Can Backyard Cottages Unlock America’s Housing Crisis?

Image showing a backyard cottage or ADU

In a move to combat the state’s growing housing shortage, Arizona recently passed the “casita bill,” a legislation that permits the construction of Accessory Dwelling Units (ADUs). This initiative mirrors similar laws enacted in several other states, highlighting a growing trend. ADUs, also known as in-law apartments, casitas, or backyard cottages, are secondary homes or apartments located on the same lot as a primary residence. They can take various forms, such as stand-alone structures, home additions, or conversions of existing spaces like garages or basements.

The benefits of ADUs are particularly significant in today’s real estate market, characterized by limited housing supply and soaring home prices. By enabling the construction of these smaller, more affordable units, ADUs can help increase housing availability and provide more cost-effective living options, especially for multi-generational families. Their typically smaller size and simpler construction requirements make them less expensive to build compared to traditional homes. Additionally, ADUs offer homeowners the opportunity to generate extra income through rentals, potentially offsetting mortgage payments or property taxes.

However, the rise of ADUs is not without controversy. Critics point out several potential downsides. The initial expense of building an ADU, which includes permitting, construction materials, and labor, can be substantial and might not always be reflected in increased property values. The construction process itself can be disruptive, causing noise, dust, and increased traffic, which might disturb both the homeowner and neighbors.

There are also concerns about the broader impact of ADUs on community dynamics. Some residents worry that an influx of ADUs could change the character of established neighborhoods, leading to increased density, potential privacy issues, and alterations in the area’s aesthetic, possibly affecting existing property values. These fears are particularly pronounced in high-end neighborhoods where the addition of ADUs might not be welcomed. There is also concern that ADUs might be used primarily for short-term rentals, failing to alleviate the housing supply issue.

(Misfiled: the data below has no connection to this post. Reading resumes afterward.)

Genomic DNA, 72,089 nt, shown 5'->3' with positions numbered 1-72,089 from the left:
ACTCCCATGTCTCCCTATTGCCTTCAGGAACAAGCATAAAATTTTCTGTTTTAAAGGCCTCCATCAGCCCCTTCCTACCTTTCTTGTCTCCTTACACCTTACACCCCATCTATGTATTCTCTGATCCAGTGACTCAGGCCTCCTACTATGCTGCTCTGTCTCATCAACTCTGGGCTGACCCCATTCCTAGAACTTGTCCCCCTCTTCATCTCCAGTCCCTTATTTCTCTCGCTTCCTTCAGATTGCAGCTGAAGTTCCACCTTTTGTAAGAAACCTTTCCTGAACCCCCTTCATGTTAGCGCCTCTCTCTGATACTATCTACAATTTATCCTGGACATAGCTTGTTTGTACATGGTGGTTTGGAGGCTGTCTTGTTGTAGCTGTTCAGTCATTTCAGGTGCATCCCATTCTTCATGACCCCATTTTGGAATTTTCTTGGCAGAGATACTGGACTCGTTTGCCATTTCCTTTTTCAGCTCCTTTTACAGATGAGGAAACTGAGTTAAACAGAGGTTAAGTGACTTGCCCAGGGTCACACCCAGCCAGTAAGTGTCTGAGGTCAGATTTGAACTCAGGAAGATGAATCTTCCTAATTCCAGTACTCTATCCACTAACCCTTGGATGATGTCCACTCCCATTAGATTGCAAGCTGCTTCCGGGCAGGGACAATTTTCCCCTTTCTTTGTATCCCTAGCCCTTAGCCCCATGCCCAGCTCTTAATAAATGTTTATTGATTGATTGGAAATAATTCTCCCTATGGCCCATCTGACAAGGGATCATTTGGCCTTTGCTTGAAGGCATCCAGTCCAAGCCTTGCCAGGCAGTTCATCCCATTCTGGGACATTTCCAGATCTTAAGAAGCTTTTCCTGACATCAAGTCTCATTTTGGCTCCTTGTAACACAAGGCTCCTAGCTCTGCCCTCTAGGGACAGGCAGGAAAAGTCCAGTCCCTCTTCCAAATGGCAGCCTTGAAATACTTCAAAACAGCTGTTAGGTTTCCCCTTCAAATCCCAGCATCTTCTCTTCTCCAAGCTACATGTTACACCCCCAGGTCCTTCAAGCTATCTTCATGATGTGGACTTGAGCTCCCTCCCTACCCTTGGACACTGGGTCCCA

Despite these concerns, ADUs have the potential to enhance home values by adding living space, generating rental income, and making properties more attractive in the real estate market. However, factors such as construction costs, market saturation, and local regulations play a crucial role in determining the actual impact. The effect of ADUs on property values is likely to be more significant in regions with a tight housing supply or high demand for rental units.

Data from three western states—California, Oregon, and Washington—shows that the number of permits granted for ADUs has been very limited. Just under 85,000 permits were issued across these three states combined over the five years from 2018 to 2022. Additionally, homeowners’ associations (HOAs) often have regulations that limit or prohibit ADU construction, creating hurdles for homeowners. Other ordinances may restrict the size, features, building materials, and permitted uses of ADUs, further complicating their development. While the introduction of ADUs through Arizona’s “casita bill” and similar legislation in other states offers a promising solution to housing shortages, it is unlikely to significantly ease the supply constraint anytime soon.

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